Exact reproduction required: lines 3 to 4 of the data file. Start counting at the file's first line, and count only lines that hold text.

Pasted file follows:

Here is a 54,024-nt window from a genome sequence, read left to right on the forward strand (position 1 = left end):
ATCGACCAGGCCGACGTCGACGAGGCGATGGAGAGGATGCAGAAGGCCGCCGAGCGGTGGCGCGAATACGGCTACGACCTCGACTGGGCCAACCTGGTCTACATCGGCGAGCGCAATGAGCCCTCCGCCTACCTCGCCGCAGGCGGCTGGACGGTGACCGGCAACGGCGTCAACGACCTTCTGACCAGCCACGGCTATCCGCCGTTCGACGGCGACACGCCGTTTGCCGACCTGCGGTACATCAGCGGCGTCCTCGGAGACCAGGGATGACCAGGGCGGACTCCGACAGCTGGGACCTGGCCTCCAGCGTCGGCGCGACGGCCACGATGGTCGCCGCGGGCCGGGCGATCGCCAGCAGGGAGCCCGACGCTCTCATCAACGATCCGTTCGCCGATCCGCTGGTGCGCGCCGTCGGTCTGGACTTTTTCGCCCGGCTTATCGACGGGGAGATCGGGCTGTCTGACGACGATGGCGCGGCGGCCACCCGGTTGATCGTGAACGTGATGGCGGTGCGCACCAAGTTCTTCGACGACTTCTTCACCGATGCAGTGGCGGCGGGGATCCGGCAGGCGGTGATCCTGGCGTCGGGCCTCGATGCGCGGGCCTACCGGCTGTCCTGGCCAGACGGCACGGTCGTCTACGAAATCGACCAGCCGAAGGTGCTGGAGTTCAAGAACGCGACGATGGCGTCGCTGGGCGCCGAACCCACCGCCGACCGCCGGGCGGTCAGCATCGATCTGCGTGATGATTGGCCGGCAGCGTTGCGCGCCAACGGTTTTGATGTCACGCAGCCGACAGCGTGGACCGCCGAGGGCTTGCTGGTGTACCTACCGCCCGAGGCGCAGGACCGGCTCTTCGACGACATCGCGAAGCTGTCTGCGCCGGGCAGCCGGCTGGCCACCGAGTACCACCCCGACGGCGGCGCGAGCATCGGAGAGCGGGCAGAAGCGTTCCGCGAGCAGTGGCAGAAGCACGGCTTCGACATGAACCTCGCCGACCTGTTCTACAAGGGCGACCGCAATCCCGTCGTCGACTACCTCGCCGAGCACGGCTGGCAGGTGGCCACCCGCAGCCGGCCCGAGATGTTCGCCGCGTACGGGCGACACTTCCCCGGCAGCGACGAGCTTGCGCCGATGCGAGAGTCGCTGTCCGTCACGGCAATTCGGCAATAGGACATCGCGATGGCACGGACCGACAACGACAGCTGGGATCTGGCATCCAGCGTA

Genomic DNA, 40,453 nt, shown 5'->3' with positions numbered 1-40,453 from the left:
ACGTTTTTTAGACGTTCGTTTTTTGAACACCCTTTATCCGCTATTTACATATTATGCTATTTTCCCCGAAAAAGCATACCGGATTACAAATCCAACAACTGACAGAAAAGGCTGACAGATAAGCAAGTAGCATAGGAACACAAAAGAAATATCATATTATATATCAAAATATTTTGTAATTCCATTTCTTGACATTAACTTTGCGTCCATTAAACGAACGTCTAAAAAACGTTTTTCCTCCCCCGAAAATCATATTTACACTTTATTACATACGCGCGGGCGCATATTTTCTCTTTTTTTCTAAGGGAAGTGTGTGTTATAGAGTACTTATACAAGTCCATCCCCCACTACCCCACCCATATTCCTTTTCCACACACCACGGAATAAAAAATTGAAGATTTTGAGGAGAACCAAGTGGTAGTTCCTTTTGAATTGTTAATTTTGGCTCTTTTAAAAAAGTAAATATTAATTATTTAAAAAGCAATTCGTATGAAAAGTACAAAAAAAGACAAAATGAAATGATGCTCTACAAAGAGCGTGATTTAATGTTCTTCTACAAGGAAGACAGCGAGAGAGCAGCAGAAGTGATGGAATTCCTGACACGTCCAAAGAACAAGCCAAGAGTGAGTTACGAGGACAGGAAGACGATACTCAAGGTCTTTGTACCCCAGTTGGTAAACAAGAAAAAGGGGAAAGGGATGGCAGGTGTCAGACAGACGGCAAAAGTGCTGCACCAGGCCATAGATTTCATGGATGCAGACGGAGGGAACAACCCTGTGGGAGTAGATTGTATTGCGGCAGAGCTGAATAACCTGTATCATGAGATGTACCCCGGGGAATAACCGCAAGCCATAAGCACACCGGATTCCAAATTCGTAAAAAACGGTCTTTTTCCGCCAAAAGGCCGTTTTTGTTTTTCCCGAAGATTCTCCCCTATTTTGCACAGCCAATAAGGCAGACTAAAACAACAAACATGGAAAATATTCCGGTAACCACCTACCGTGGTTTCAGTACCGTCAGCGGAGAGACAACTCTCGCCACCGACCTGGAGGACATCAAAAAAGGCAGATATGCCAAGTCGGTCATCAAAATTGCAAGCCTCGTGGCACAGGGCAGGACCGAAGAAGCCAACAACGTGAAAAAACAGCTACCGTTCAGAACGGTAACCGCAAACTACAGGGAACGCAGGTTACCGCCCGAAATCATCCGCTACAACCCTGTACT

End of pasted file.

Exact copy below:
Genomic DNA, 40,453 nt, shown 5'->3' with positions numbered 1-40,453 from the left:
ACGTTTTTTAGACGTTCGTTTTTTGAACACCCTTTATCCGCTATTTACATATTATGCTATTTTCCCCGAAAAAGCATACCGGATTACAAATCCAACAACTGACAGAAAAGGCTGACAGATAAGCAAGTAGCATAGGAACACAAAAGAAATATCATATTATATATCAAAATATTTTGTAATTCCATTTCTTGACATTAACTTTGCGTCCATTAAACGAACGTCTAAAAAACGTTTTTCCTCCCCCGAAAATCATATTTACACTTTATTACATACGCGCGGGCGCATATTTTCTCTTTTTTTCTAAGGGAAGTGTGTGTTATAGAGTACTTATACAAGTCCATCCCCCACTACCCCACCCATATTCCTTTTCCACACACCACGGAATAAAAAATTGAAGATTTTGAGGAGAACCAAGTGGTAGTTCCTTTTGAATTGTTAATTTTGGCTCTTTTAAAAAAGTAAATATTAATTATTTAAAAAGCAATTCGTATGAAAAGTACAAAAAAAGACAAAATGAAATGATGCTCTACAAAGAGCGTGATTTAATGTTCTTCTACAAGGAAGACAGCGAGAGAGCAGCAGAAGTGATGGAATTCCTGACACGTCCAAAGAACAAGCCAAGAGTGAGTTACGAGGACAGGAAGACGATACTCAAGGTCTTTGTACCCCAGTTGGTAAACAAGAAAAAGGGGAAAGGGATGGCAGGTGTCAGACAGACGGCAAAAGTGCTGCACCAGGCCATAGATTTCATGGATGCAGACGGAGGGAACAACCCTGTGGGAGTAGATTGTATTGCGGCAGAGCTGAATAACCTGTATCATGAGATGTACCCCGGGGAATAACCGCAAGCCATAAGCACACCGGATTCCAAATTCGTAAAAAACGGTCTTTTTCCGCCAAAAGGCCGTTTTTGTTTTTCCCGAAGATTCTCCCCTATTTTGCACAGCCAATAAGGCAGACTAAAACAACAAACATGGAAAATATTCCGGTAACCACCTACCGTGGTTTCAGTACCGTCAGCGGAGAGACAACTCTCGCCACCGACCTGGAGGACATCAAAAAAGGCAGATATGCCAAGTCGGTCATCAAAATTGCAAGCCTCGTGGCACAGGGCAGGACCGAAGAAGCCAACAACGTGAAAAAACAGCTACCGTTCAGAACGGTAACCGCAAACTACAGGGAACGCAGGTTACCGCCCGAAATCATCCGCTACAACCCTGTACT